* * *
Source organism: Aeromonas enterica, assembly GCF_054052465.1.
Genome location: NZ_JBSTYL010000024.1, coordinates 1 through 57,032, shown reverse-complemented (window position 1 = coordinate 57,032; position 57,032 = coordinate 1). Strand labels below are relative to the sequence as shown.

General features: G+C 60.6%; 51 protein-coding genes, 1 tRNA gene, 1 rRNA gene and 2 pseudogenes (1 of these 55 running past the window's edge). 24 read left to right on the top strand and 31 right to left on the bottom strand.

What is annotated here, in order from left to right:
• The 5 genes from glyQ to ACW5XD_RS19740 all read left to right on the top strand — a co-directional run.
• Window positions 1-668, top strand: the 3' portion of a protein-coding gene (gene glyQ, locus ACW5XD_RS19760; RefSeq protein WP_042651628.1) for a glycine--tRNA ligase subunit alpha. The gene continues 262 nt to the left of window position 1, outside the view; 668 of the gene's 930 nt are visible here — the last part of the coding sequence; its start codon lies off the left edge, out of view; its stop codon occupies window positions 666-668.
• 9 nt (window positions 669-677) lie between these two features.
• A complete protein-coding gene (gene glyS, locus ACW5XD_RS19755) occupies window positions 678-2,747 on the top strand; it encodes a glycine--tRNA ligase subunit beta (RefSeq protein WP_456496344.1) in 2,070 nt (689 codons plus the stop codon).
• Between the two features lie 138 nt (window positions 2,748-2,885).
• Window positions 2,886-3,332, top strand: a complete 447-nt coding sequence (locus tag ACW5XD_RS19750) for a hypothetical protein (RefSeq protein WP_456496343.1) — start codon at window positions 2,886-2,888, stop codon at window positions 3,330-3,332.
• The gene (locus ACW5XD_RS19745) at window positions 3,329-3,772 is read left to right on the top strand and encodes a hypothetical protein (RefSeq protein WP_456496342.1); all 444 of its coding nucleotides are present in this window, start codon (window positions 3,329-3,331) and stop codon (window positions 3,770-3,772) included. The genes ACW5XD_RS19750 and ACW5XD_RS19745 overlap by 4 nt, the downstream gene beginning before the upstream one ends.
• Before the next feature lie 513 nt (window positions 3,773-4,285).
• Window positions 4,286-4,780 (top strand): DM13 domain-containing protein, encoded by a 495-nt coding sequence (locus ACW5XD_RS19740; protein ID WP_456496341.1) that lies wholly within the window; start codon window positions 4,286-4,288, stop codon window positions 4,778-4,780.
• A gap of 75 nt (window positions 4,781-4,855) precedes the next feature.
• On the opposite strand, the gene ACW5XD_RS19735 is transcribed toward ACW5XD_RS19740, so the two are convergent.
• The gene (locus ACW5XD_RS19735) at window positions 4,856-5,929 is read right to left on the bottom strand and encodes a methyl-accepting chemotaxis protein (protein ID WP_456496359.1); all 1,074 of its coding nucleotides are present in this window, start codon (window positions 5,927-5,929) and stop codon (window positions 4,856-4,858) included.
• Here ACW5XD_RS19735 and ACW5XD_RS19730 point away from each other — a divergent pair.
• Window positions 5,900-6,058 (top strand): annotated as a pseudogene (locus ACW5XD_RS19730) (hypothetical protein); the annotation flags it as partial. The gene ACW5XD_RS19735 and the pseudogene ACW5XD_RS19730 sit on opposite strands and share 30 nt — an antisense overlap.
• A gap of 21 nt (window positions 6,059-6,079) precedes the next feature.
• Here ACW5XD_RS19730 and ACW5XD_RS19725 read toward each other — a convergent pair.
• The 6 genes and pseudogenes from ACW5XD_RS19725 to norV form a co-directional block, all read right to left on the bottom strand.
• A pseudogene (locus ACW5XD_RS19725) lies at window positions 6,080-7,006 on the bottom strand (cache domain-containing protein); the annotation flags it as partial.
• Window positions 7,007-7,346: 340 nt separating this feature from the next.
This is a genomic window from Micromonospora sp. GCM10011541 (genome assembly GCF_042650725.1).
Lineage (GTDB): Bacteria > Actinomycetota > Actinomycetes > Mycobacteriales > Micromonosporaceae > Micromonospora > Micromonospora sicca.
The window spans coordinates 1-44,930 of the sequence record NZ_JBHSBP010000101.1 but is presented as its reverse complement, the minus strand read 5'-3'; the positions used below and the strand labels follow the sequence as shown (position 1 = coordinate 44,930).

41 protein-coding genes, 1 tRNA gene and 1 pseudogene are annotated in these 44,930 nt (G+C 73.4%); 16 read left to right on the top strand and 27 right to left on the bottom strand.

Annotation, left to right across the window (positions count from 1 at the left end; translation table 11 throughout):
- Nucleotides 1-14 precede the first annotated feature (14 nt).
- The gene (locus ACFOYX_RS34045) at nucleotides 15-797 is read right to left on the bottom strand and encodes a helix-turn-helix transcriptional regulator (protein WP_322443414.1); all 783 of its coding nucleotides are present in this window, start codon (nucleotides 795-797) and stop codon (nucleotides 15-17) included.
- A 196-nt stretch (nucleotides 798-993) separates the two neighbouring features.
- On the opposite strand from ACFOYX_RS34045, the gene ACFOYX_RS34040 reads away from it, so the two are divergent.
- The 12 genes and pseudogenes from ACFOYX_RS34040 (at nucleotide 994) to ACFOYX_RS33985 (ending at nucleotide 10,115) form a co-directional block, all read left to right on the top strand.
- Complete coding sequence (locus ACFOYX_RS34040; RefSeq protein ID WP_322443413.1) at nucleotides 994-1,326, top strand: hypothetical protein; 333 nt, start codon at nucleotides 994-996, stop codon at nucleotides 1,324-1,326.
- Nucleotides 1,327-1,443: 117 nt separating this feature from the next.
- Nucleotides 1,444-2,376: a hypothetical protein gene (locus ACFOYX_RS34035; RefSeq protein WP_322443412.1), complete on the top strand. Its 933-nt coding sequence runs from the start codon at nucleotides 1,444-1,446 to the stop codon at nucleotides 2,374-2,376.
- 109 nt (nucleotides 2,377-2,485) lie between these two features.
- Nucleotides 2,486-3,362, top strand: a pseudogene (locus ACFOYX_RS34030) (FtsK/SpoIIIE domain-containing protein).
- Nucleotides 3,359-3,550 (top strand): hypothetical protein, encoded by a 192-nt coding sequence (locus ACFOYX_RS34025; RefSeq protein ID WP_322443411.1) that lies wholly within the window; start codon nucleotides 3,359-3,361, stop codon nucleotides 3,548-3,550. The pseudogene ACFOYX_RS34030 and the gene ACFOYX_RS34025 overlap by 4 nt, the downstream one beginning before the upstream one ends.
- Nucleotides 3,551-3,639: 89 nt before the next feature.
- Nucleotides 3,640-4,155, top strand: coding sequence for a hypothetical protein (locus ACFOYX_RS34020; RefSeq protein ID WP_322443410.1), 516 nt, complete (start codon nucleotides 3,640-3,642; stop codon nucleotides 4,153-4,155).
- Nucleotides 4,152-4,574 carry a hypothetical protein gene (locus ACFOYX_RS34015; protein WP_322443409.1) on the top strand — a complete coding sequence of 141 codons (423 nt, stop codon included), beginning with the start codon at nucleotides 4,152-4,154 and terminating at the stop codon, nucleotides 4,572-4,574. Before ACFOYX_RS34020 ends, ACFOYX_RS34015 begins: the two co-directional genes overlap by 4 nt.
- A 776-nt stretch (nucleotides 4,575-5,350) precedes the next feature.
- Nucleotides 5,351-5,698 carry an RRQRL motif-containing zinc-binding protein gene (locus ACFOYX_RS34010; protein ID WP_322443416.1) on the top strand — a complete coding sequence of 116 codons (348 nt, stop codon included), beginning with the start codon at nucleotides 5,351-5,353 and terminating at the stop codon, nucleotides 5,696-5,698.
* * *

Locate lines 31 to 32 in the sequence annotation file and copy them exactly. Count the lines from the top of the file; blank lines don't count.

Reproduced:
- A 196-nt stretch (nucleotides 798-993) separates the two neighbouring features.
- On the opposite strand from ACFOYX_RS34045, the gene ACFOYX_RS34040 reads away from it, so the two are divergent.